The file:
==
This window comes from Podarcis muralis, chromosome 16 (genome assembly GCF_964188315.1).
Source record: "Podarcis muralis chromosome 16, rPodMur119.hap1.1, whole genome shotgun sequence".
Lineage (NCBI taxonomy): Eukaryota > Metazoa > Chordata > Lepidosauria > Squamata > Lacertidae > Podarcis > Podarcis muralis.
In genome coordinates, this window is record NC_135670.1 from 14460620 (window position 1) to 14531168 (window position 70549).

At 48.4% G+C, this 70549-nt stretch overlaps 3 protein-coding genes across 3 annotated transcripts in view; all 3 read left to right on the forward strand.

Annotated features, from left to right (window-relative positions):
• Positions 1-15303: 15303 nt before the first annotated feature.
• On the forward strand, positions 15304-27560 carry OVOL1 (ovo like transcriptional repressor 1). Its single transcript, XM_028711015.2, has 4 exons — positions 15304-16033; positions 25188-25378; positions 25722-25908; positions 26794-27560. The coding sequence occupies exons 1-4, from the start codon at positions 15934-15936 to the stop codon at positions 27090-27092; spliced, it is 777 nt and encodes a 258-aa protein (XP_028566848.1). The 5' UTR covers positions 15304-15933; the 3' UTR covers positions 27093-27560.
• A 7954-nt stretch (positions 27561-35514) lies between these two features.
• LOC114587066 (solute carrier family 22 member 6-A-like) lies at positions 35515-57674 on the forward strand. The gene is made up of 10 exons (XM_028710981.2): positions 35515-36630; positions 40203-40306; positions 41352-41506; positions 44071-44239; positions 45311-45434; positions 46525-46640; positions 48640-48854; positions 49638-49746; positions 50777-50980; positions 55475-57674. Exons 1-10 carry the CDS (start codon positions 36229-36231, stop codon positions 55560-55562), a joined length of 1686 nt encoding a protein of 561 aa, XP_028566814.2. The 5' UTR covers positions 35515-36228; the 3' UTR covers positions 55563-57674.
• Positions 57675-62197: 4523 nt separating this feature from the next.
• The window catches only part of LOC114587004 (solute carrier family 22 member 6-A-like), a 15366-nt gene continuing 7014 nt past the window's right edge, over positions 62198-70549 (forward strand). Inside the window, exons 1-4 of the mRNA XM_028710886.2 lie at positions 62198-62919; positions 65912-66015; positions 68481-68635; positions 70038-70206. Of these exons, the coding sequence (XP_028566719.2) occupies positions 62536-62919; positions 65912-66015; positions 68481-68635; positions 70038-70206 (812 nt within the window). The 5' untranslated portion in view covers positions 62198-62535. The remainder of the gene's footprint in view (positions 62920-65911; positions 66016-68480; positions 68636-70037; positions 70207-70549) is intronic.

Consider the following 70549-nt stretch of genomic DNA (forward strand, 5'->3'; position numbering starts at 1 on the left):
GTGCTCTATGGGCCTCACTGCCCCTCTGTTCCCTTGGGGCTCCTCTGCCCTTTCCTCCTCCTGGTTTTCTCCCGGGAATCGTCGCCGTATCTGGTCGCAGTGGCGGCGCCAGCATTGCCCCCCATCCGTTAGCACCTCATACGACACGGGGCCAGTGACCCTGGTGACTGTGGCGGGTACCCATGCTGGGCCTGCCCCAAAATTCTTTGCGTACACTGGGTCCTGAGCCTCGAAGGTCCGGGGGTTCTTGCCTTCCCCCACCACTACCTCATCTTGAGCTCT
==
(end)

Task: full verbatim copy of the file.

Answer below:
This window comes from Podarcis muralis, chromosome 16 (genome assembly GCF_964188315.1).
Source record: "Podarcis muralis chromosome 16, rPodMur119.hap1.1, whole genome shotgun sequence".
Lineage (NCBI taxonomy): Eukaryota > Metazoa > Chordata > Lepidosauria > Squamata > Lacertidae > Podarcis > Podarcis muralis.
In genome coordinates, this window is record NC_135670.1 from 14460620 (window position 1) to 14531168 (window position 70549).

At 48.4% G+C, this 70549-nt stretch overlaps 3 protein-coding genes across 3 annotated transcripts in view; all 3 read left to right on the forward strand.

Annotated features, from left to right (window-relative positions):
• Positions 1-15303: 15303 nt before the first annotated feature.
• On the forward strand, positions 15304-27560 carry OVOL1 (ovo like transcriptional repressor 1). Its single transcript, XM_028711015.2, has 4 exons — positions 15304-16033; positions 25188-25378; positions 25722-25908; positions 26794-27560. The coding sequence occupies exons 1-4, from the start codon at positions 15934-15936 to the stop codon at positions 27090-27092; spliced, it is 777 nt and encodes a 258-aa protein (XP_028566848.1). The 5' UTR covers positions 15304-15933; the 3' UTR covers positions 27093-27560.
• A 7954-nt stretch (positions 27561-35514) lies between these two features.
• LOC114587066 (solute carrier family 22 member 6-A-like) lies at positions 35515-57674 on the forward strand. The gene is made up of 10 exons (XM_028710981.2): positions 35515-36630; positions 40203-40306; positions 41352-41506; positions 44071-44239; positions 45311-45434; positions 46525-46640; positions 48640-48854; positions 49638-49746; positions 50777-50980; positions 55475-57674. Exons 1-10 carry the CDS (start codon positions 36229-36231, stop codon positions 55560-55562), a joined length of 1686 nt encoding a protein of 561 aa, XP_028566814.2. The 5' UTR covers positions 35515-36228; the 3' UTR covers positions 55563-57674.
• Positions 57675-62197: 4523 nt separating this feature from the next.
• The window catches only part of LOC114587004 (solute carrier family 22 member 6-A-like), a 15366-nt gene continuing 7014 nt past the window's right edge, over positions 62198-70549 (forward strand). Inside the window, exons 1-4 of the mRNA XM_028710886.2 lie at positions 62198-62919; positions 65912-66015; positions 68481-68635; positions 70038-70206. Of these exons, the coding sequence (XP_028566719.2) occupies positions 62536-62919; positions 65912-66015; positions 68481-68635; positions 70038-70206 (812 nt within the window). The 5' untranslated portion in view covers positions 62198-62535. The remainder of the gene's footprint in view (positions 62920-65911; positions 66016-68480; positions 68636-70037; positions 70207-70549) is intronic.

Consider the following 70549-nt stretch of genomic DNA (forward strand, 5'->3'; position numbering starts at 1 on the left):
GTGCTCTATGGGCCTCACTGCCCCTCTGTTCCCTTGGGGCTCCTCTGCCCTTTCCTCCTCCTGGTTTTCTCCCGGGAATCGTCGCCGTATCTGGTCGCAGTGGCGGCGCCAGCATTGCCCCCCATCCGTTAGCACCTCATACGACACGGGGCCAGTGACCCTGGTGACTGTGGCGGGTACCCATGCTGGGCCTGCCCCAAAATTCTTTGCGTACACTGGGTCCTGAGCCTCGAAGGTCCGGGGGTTCTTGCCTTCCCCCACCACTACCTCATCTTGAGCTCT